Endorphin Advisors have put together a very brief, but informative introductory presentation on what it takes to sell your business, who the players involved in the process are, and why so many businesses out there simply just don’t ever sell…. -Which we think is tragic considering the untapped market of buyers out there researching entrepreneurship. Let us know what you think in the comments!
Choosing to sell a company can easily be one of the most important decisions a business owner will ever make in their life. That is why it is important to be very prepared to sell your business in order to sell it at the price that it is agreeable to you, the seller. However, preparation starts years in advance. Here are 7 steps to take to ensure your business is ready for sale:
During the due diligence period, the buyer will perform a deep analysis of the company’s financials, dating back at least three years. In effect, the owners of the business must ensure that key accounting and legal matters are up to date and in compliance. Any issues spotted in the financial analysis could lead to a lowering of the asking price due to issues such as tax non compliance or unreported liabilities.
Most companies will have issues on the back burner that have been neglected for some time. Before selling, it is important to take care of those issues sooner rather than later. Depending on the severity of the issue, it is best to create a strategy for resolving the issue to present to the buyer in a proactive manner.
Buyer-Seller Compatibility: There are different types of buyers for different types of business models. Depending on your company’s model, there may be a type of buyer you may want to approach or consider. A financial buyer would like to see free cash flow, upward trending revenues, and a strong core management team. A strategic buyer wants to see a strong, differentiated product/service, market share, brand recognition, and growing profits. An internal buyer wants to see strong financials, positive corporate culture, and diverse product offerings or services. Be sure to also do your own due diligence on the buyer, as they are on your business for sale.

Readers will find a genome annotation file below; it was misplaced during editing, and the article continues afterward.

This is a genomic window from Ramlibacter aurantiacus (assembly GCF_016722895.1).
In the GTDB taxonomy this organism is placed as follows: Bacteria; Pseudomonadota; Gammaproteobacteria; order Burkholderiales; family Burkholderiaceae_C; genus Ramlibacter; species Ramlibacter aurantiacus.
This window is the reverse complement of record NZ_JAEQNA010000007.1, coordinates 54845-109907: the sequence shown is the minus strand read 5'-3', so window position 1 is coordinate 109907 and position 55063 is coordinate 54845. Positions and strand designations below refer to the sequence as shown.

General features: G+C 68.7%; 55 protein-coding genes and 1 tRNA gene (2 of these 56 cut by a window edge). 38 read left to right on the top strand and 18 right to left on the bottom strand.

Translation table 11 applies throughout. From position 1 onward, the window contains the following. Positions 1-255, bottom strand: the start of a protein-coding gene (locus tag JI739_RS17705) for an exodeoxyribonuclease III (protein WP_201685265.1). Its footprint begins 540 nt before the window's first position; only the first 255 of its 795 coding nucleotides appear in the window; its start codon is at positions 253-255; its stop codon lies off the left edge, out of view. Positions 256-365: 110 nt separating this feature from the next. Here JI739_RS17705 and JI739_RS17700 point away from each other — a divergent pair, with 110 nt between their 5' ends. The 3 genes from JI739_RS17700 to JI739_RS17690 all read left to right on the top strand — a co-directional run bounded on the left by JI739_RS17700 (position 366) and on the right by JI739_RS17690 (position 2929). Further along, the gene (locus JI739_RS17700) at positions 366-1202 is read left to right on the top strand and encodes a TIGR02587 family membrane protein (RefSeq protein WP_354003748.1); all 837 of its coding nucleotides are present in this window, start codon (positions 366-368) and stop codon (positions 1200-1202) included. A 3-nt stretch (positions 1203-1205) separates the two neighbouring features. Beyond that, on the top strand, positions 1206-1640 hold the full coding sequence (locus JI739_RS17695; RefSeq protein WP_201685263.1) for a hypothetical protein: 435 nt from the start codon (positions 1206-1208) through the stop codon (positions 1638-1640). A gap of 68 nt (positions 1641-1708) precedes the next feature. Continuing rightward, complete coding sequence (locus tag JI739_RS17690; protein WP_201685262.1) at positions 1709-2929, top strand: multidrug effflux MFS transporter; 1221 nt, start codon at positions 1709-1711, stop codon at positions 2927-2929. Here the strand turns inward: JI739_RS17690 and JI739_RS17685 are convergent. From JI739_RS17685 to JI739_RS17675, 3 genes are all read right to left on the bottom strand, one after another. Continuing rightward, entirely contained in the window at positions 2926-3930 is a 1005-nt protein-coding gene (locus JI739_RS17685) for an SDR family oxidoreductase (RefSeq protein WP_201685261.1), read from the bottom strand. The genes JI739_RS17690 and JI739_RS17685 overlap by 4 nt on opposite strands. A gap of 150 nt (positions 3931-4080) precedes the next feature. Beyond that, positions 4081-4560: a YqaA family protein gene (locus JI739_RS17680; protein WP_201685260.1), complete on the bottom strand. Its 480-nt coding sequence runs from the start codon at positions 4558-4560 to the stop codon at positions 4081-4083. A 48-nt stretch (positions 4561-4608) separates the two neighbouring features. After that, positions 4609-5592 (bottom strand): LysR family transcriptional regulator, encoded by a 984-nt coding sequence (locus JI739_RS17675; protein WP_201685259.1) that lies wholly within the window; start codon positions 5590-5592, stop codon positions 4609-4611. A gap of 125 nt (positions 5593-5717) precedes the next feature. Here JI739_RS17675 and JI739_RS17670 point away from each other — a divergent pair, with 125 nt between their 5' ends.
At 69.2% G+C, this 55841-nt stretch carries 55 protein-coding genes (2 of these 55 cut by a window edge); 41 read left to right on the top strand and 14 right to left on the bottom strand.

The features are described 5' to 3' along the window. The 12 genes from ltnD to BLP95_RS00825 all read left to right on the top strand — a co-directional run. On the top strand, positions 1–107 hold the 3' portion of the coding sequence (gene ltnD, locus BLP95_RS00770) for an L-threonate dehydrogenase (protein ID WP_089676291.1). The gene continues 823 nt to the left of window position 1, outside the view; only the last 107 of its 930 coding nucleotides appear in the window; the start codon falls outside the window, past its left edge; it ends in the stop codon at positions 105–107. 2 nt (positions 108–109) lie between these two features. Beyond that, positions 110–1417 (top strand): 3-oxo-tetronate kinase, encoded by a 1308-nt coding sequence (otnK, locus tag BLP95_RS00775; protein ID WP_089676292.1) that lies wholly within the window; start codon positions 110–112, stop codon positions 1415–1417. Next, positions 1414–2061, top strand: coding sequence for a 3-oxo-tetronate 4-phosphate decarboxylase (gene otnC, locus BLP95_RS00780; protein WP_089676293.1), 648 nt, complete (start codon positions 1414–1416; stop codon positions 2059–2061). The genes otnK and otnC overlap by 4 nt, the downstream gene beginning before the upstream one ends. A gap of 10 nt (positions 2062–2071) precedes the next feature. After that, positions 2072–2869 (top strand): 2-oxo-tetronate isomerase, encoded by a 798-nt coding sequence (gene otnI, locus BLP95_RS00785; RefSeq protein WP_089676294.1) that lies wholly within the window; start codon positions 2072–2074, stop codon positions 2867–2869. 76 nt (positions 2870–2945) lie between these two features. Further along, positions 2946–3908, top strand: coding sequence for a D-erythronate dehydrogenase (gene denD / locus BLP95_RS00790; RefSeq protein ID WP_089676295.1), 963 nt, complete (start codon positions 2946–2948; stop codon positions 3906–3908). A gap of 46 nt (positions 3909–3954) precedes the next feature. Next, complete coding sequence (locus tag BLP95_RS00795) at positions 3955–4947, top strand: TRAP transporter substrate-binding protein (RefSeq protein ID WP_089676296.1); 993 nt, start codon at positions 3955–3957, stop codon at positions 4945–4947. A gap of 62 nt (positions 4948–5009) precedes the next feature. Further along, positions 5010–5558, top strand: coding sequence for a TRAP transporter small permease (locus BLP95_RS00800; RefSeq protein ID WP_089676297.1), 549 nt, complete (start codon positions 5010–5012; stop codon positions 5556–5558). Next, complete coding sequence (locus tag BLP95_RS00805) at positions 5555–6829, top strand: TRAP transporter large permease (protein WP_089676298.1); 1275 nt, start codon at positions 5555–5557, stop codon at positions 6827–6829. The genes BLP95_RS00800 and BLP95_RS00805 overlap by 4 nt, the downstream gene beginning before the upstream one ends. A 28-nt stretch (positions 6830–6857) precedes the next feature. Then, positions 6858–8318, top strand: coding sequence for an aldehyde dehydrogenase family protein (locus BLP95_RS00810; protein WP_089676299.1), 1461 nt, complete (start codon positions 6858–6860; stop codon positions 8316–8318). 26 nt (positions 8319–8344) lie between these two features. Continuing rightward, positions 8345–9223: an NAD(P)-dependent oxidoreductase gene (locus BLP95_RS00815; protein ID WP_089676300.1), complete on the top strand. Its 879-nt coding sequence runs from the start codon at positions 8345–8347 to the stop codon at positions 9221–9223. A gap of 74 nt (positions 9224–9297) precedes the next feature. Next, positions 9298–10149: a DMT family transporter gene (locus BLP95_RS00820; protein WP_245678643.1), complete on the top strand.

To make your buyer less wary of the selling price, you have to be able to convey the value that your company offers to validate the selling price. In order to do this, create S.M.A.R.T. goals to reach your targets such as improving profits or investing more in R&D to diversify product offerings. This will help deliver the value of your business.
Know Your Industry: Make sure to be aware of your company’s current market, competitors, and driving forces. Consider things such as net tax and the local M&A market for your industry. These will all inform you to be able to calculate a walk-away number that you can be sure of when you sit down to begin negotiations.
Keep The Show Running: Preparing your business for sale is no easy task and definitely will distract you from your daily business operations, especially for small business owners that are operating under several different capacities. The last thing you want is downward trending revenues due to “distractions.” It’s best to assemble a trusted team of professionals including an attorney, an accountant, and a business broker to help coordinate the selling process.
What Now? Make sure to also consider what you will do after the sale has gone through and the business is no longer yours. Will you retire? Join the board of trustees? Buy a new business? Knowing what to do post-sale will help reduce the chance of buyer’s remorse or just plain old boredom. The opportunities are endless!
Selling a company requires considerable forethought and planning in order to walk away with a deal that is most appealing to you, the seller. The best way to learn is by doing, however, learning and making a mistake when selling a business could be costly. It would be beneficial to consult a business broker or intermediary. In the meantime, watch this quick video from Dan Martell to learn invaluable insights on a few tactics to selling your company effectively.